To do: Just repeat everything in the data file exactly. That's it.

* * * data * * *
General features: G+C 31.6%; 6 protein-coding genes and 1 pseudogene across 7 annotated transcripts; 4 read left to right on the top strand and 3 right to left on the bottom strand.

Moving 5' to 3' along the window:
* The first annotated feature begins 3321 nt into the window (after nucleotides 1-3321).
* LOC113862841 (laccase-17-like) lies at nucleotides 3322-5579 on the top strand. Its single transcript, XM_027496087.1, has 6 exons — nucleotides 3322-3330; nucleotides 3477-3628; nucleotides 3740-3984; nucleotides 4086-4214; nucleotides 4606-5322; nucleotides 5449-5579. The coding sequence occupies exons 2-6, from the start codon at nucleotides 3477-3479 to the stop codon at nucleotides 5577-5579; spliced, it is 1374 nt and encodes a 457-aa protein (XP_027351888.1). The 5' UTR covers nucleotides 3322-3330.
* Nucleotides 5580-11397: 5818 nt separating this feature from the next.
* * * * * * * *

General features: G+C 31.6%; 6 protein-coding genes and 1 pseudogene across 7 annotated transcripts; 4 read left to right on the top strand and 3 right to left on the bottom strand.

Moving 5' to 3' along the window:
* The first annotated feature begins 3321 nt into the window (after nucleotides 1-3321).
* LOC113862841 (laccase-17-like) lies at nucleotides 3322-5579 on the top strand. Its single transcript, XM_027496087.1, has 6 exons — nucleotides 3322-3330; nucleotides 3477-3628; nucleotides 3740-3984; nucleotides 4086-4214; nucleotides 4606-5322; nucleotides 5449-5579. The coding sequence occupies exons 2-6, from the start codon at nucleotides 3477-3479 to the stop codon at nucleotides 5577-5579; spliced, it is 1374 nt and encodes a 457-aa protein (XP_027351888.1). The 5' UTR covers nucleotides 3322-3330.
* Nucleotides 5580-11397: 5818 nt separating this feature from the next.